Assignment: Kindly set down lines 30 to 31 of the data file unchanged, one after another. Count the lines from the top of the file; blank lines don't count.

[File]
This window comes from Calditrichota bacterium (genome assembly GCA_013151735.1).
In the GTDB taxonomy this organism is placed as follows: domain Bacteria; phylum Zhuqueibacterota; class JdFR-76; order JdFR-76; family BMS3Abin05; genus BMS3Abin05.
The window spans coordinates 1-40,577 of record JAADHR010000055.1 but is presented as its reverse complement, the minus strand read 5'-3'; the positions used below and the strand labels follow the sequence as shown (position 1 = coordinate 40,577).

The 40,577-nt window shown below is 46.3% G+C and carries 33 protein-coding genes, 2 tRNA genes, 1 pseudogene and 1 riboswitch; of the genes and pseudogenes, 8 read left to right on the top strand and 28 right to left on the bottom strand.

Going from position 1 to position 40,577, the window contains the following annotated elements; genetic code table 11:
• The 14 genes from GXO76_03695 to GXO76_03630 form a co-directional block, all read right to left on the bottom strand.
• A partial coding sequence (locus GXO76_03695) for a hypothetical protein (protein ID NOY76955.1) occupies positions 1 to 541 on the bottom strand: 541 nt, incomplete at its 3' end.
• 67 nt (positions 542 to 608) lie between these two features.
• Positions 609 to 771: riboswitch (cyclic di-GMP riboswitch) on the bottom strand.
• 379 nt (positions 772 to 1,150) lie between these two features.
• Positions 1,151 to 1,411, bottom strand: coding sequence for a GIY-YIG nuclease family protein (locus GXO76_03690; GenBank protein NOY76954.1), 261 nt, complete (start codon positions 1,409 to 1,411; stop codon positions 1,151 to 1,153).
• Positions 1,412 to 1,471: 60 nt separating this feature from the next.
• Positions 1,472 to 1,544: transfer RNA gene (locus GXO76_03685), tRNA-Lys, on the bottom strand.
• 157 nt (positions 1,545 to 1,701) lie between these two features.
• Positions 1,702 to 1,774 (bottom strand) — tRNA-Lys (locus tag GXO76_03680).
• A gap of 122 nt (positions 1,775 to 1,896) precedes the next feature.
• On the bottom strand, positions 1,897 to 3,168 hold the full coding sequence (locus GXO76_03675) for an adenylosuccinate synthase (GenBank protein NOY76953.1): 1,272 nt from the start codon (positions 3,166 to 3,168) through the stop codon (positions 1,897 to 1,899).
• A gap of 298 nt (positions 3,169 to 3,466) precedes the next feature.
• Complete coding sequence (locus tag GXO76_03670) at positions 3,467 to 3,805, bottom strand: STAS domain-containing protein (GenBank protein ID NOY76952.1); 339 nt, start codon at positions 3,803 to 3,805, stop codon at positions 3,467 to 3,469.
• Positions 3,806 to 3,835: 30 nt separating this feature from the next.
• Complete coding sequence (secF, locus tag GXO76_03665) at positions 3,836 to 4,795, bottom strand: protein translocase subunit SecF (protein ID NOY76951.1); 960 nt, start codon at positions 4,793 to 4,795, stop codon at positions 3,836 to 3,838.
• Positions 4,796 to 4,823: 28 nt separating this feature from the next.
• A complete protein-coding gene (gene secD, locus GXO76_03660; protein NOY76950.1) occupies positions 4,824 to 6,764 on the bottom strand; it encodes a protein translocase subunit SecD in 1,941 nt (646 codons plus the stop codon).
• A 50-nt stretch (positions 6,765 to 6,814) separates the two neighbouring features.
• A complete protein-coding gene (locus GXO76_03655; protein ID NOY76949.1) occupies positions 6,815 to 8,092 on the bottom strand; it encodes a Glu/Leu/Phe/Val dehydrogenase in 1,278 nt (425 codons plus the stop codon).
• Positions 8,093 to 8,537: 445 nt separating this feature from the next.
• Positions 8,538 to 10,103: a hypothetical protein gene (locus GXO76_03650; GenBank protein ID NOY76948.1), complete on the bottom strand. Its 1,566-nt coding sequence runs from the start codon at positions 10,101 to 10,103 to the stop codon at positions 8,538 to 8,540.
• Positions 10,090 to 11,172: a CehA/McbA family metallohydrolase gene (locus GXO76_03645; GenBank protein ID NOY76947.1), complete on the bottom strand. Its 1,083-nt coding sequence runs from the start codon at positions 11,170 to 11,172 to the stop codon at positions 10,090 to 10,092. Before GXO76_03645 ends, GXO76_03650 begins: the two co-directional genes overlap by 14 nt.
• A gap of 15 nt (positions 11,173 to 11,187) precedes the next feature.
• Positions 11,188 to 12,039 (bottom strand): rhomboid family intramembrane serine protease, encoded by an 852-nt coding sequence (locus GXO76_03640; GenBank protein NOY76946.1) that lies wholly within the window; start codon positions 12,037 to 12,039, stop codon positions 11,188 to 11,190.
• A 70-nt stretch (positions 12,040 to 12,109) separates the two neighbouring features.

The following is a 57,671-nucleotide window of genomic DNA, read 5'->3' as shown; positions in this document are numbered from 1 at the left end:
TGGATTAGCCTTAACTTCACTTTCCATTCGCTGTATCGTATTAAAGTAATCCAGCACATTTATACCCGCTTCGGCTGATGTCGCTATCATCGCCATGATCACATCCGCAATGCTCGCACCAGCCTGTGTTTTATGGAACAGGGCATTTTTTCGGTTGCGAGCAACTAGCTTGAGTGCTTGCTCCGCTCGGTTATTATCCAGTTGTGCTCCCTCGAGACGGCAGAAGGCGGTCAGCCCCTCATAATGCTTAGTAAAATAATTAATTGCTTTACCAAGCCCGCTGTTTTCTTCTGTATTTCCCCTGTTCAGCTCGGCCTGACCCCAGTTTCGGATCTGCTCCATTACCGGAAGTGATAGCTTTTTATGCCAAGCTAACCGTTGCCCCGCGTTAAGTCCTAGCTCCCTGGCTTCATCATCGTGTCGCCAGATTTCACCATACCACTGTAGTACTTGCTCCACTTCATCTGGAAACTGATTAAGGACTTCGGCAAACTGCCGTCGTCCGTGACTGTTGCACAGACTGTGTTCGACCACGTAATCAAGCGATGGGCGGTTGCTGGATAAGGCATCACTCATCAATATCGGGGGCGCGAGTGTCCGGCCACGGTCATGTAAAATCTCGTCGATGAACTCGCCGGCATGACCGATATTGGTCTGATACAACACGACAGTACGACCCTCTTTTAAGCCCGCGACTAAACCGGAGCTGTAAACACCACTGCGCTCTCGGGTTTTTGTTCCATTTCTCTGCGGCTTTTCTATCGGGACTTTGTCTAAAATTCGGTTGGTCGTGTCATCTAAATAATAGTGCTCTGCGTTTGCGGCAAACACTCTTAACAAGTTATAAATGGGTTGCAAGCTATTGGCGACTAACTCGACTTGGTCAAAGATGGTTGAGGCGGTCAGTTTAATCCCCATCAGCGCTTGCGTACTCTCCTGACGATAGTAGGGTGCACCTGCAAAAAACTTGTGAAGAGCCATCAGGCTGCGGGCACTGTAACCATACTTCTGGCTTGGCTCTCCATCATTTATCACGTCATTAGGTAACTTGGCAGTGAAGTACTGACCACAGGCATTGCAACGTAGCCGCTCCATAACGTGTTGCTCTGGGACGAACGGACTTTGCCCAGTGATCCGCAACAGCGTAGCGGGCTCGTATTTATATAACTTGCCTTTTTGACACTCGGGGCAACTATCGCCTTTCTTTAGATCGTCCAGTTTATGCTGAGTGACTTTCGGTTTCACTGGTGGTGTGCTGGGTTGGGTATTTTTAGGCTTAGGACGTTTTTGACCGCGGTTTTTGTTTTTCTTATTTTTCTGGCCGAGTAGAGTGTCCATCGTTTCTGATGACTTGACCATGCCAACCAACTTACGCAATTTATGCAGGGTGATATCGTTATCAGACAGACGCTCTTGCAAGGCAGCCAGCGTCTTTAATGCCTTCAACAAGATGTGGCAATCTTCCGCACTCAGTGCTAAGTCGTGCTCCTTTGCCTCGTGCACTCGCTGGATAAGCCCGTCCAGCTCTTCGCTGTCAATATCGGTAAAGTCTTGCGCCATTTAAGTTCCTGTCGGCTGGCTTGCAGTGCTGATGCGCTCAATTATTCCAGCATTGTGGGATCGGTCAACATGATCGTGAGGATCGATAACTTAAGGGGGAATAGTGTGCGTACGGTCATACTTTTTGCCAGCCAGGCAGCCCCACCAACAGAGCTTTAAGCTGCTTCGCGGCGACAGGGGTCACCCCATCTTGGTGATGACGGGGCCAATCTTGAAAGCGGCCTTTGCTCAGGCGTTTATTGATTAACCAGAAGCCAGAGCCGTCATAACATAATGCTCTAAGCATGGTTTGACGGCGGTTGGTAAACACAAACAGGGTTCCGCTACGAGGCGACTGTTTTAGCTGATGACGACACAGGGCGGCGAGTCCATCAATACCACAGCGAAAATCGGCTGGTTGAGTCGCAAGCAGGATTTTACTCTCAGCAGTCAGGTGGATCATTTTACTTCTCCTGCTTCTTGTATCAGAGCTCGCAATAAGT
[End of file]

• Positions 11,188 to 12,039 (bottom strand): rhomboid family intramembrane serine protease, encoded by an 852-nt coding sequence (locus GXO76_03640; GenBank protein NOY76946.1) that lies wholly within the window; start codon positions 12,037 to 12,039, stop codon positions 11,188 to 11,190.
• A 70-nt stretch (positions 12,040 to 12,109) separates the two neighbouring features.